By JUDY GAMAN
Among those in the field, it’s been referred to as the Covid Tour of Duty. Doctors, nurses, and support staff working around the clock on high alert, in many cases seeing the worst effects of our world-wide battle against the pandemic. Even those non-hospital workers, especially those in primary care, are being pushed to their limits with no definitive end in sight.
Long before the pandemic, the alarm bells were sounded due to an aging population, which by nature requires more healthcare. That population was being met with shortage of physicians and nurses. Couple that with the pandemic—which has claimed the lives of many healthcare workers, and burned out those that remain—and the shortage becomes the next industry crisis.
Patients with post-Covid sequelae will need ongoing care and may require more visits to their primary care for years to come. Without an adequate push for educating more doctors and nurses, the American population will be met with a continued shortage, now of massive proportion. Opening borders during a pandemic is equivalent to pouring gasoline on the fire, as the country is currently short pressed to take care of their own.
A survey from Mental Health America ( https://mhanational.org/ ) that surveyed healthcare workers from June through September 2020 showed that more than 75% were frustrated, exhausted or overwhelmed. In addition, 93% were experiencing symptoms related to stress. Those same workers are still going full-speed-ahead five months later.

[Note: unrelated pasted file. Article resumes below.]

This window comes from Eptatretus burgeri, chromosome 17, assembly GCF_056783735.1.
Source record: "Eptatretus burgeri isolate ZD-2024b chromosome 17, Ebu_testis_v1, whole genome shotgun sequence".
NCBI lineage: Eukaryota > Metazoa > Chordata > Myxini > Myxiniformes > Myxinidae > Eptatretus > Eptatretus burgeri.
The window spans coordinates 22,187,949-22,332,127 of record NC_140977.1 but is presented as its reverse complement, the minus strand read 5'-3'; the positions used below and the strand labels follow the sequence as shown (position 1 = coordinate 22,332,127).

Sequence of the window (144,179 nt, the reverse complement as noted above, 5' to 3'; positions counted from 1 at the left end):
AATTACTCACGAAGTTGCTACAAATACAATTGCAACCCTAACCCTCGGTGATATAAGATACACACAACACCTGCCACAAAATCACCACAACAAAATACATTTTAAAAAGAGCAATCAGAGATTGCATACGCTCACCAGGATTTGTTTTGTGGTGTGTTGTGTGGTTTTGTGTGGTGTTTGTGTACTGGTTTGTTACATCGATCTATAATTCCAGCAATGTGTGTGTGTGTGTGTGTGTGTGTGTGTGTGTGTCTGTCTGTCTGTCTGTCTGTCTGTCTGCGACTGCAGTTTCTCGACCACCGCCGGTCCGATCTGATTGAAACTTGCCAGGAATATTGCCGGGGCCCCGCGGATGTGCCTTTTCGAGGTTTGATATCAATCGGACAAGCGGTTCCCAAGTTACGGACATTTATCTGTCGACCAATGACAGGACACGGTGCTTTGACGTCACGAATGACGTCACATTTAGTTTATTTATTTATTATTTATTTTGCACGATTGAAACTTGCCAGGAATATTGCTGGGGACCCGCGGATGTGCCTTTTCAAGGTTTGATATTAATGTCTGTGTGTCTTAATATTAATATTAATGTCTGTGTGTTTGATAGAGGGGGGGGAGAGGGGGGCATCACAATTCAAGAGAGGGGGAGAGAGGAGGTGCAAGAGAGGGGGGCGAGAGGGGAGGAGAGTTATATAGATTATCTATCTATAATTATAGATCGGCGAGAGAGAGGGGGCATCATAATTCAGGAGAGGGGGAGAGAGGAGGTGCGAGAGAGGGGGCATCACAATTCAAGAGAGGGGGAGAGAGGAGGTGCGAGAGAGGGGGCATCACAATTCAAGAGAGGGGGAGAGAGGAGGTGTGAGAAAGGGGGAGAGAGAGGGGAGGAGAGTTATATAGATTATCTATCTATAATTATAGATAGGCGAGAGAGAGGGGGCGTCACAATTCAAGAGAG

The American Medical Colleges published data showing that of the 900,000 medical school applications from 53,000 applicants in 2019-2020, only 22,000 went on to be accepted. The pandemic of 2020 has not caused applicants to shy away, quite to the contrary. The Association of American Medical Colleges shows that applications are actually up by 25% at over twenty-four medical schools. Therefore, the issue does not seem to be in the desire of the population, but rather in the supply and demand upset within American medical schools. Even if some students who apply are not suited for medical school, they could be re-routed to nursing and other medical professions. This is a task that should be front and center in our policy making.
With all the political talk and policy making circling around the access to healthcare, perhaps the focus is misguided. If America could campaign for more medical and healthcare education, bringing the supply to meet the demand, the country would be better equipped to meet the already stretched demands of the industry. When this Tour of Duty draws to a close, those that carried the country through the battle, will be ready to pass the torch. It’s our duty to make sure that someone else is there to receive it.
Judy Gaman is the CEO of Executive Medicine of Texas, public speaker and an award-winning author.
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